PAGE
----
An Event: Getting Ready to Present “Sidesaddled and Geysers” at the Buffalo Bill Center

Western Girls Don’t Need Chaperones — Alice Richards, 1898.

I’m excited about presenting “Sidesaddles and Geysers” at the Buffalo Bill Center of the West in Cody next Wednesday (May 20). I always like to give my talks a local angle so I’ve been digging through my files looking for Wyoming women’s accounts of their trips to Yellowstone Park. I found a delightful tale by twenty-one-year-old Alice Richards.

Alice was the daughter of Wyoming’s first state governor, William A. Richards. In 1898, S.S. Huntley, General Manager of the Yellowstone National Park Transportation Company, invited her to tour the Park as his guest. Alice eagerly organized a party of three other young women, but she couldn’t find an older person to serve as chaperone. Undaunted, the party resolved to be on their best behavior and take the trip without an escort. Here’s Alice’s story.

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 Mr. Huntley said that not enough people from Wyoming were visiting the park and if I would get up a party, he would provide transportation through the Park. I was greatly interested and began to talk about such a trip as soon as I reached home. I had expected to find it easy to get older friends to join me, but no one was interested though the expense at hotels we knew was not very high.

alice

Alice Richards and her travel companions.

When I was about to give up on the idea, my father said he wanted my sister Ruth and myself to go. He spoke to Jesse Knight, the Judge of the State Supreme Court, who said his daughter, Harriet, could go. She found that a university friend of hers, Harriet Fox, would like to make the trip—so the plans were made and we four left Cheyenne on July 30th, via the Cheyenne and Northern Railroad.

We had a gay time on the trip because we were allowed the freedom of the train and rode on the engine, on the rear platform, and in the baggage car. I think Hattie Fox knew the engineer. We met several people whom we knew and had a generally good time—but we always remembered we were “ladies.” I was 21 and a half years old; the Hatties were a little younger and Ruth was 15.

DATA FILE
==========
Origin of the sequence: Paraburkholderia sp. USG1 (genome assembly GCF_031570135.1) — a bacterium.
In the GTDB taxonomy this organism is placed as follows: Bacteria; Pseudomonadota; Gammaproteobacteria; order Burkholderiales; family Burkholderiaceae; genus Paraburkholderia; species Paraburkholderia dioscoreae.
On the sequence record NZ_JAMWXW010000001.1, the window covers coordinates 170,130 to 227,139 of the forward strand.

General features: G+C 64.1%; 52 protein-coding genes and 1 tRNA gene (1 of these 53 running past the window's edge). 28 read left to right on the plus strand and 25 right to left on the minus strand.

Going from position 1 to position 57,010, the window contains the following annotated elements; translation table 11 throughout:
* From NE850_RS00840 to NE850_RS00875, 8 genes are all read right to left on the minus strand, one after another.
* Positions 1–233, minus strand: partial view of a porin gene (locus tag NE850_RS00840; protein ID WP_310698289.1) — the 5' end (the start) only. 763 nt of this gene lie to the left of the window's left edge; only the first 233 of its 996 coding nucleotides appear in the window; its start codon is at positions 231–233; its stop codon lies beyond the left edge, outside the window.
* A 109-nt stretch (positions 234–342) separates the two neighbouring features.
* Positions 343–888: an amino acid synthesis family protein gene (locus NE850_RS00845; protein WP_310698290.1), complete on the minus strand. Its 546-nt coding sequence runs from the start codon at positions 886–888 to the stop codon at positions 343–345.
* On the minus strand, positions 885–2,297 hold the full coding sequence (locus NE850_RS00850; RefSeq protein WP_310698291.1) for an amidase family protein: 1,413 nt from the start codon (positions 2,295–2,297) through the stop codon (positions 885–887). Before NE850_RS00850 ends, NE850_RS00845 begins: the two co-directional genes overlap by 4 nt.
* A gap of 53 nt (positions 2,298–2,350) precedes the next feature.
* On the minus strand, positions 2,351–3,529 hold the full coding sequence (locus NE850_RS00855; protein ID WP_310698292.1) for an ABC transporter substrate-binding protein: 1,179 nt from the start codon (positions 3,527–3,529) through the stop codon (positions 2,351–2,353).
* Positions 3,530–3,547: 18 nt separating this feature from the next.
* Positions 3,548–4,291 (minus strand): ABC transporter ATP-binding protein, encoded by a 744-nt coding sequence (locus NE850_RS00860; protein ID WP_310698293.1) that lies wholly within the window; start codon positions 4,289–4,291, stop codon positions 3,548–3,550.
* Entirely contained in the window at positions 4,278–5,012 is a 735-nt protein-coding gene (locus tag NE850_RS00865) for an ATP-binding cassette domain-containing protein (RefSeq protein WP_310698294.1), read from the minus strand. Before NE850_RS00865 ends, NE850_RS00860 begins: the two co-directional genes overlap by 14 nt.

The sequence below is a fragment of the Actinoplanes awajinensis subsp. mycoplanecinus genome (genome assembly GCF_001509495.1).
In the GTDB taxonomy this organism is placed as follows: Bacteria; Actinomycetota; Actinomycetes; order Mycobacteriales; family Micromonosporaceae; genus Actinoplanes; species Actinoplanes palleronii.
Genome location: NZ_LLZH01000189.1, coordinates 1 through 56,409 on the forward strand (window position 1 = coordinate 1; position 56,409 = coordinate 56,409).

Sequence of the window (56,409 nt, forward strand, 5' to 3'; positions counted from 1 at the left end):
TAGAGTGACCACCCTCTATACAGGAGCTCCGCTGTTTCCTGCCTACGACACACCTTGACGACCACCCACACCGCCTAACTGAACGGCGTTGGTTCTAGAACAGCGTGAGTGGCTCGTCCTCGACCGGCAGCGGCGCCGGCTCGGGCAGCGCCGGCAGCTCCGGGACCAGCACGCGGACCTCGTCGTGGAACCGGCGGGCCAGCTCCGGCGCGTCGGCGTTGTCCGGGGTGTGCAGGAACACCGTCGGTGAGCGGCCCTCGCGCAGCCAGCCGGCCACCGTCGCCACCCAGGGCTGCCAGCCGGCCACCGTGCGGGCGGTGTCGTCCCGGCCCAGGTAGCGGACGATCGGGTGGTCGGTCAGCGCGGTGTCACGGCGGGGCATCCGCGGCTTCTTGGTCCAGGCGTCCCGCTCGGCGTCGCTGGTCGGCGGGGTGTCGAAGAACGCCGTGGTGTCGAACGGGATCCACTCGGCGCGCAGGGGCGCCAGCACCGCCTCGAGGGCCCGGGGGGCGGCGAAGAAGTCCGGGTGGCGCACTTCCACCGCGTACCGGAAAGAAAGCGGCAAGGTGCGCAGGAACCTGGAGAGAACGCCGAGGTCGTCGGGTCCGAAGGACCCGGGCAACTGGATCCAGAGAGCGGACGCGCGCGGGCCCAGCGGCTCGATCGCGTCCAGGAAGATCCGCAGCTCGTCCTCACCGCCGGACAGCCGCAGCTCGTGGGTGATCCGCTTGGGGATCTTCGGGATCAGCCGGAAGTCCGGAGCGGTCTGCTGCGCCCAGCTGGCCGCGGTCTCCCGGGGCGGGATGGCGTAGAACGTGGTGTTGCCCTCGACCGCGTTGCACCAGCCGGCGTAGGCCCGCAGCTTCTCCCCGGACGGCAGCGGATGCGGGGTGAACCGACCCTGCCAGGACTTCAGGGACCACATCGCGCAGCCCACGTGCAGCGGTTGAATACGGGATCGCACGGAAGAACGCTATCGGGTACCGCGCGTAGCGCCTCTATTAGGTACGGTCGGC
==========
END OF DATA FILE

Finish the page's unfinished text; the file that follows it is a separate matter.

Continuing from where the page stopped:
From Livingston, which is on the main line of the Northern Pacific Railroad, we took a branch, which runs 51 miles south to the town of Cinnabar, Montana. Here we were met by Park employees who took charge of us. “Tourists are conveyed in six-horse tally-ho coaches to the Mammoth Hot Springs Hotel, seven miles from Cinnabar

The other tourists were “conveyed” by stagecoach, but the four of us were taken in charge by, put in the Park wagon with two seats behind the driver. Four schoolteachers from Brooklyn wanted a wagon also. They said: “We do not see why those giddy girls have a wagon when we can’t have one.” So, right there, easterners began to be critical of “those western girls.”

Maybe here is the place to say that they finally changed their minds. Even the teachers said they wished eastern girls had the high spirits and courtesy of us giddy western girls. We were full of fun, but we were always polite and courteous to others and didn’t do anything out of the way. However, after we had been on the way a day or two, Mrs. Meyer from Red Lodge, Montana, suggested to me that some of us ride in their somewhat larger wagon while she or her husband rode with us.

She said, “You do not need chaperones as you behave well, but those easterners do not understand our ways and will take away a better report if you seem to be of our party.” Being loyal westerners we agreed—I remember I was very glad for I did feel the responsibility of my party.

At Cinnabar, we were approached by an emissary from Mr. Huntley who ushered us over to the Park wagon mentioned above. The baggage was out in with us and we started out with Mr. Murphy as driver to get our first view of Wonderland ahead. In a note to me, Mr. Huntley had said that he would try to find an honest driver for us, but quite soon Mr. Murphy began telling quite tall tales of the rather rough country through which we were passing.

We didn’t “ah” and “oh” quite enough to suit him and pretty soon he turned to us and said, “ Just were are you girls from?” We tried to say we were tenderfeet—but it didn’t suit him. When he found that the Hatties were from the University of Wyoming, and Ruth and I from Cheyenne, he was quite abashed. “Why didn’t Mr. Huntley tell me I was driving western girls? I though I was going to have some nice innocent girls from the east.”

Later he said, “I was taking someone else’s place today but I am going to ask Mr. Huntley to let me take you all the way through the Park—even though I can’t tell my tall tales.” We assured him we would gladly listen and would be glad to have for all the trip—which we did and found him a very good driver and a kind friend.

The first stop on the trip after leaving the railroad is the Mammoth Hot Springs—which fully lived up to their name. However, this is not a tale of the Park, but of four girls who managed their own trip—with the help of Park employees. The people were the greatest item of interest. There were many easterners, and others from many parts of the country.

Everything went smoothly, we all behaved as well as if we had been chaperoned—perhaps better. The first few days the other tourists were inclined to be critical, but when they could find nothing to really criticize, they one and all decided that western girls were pretty nice people after all.

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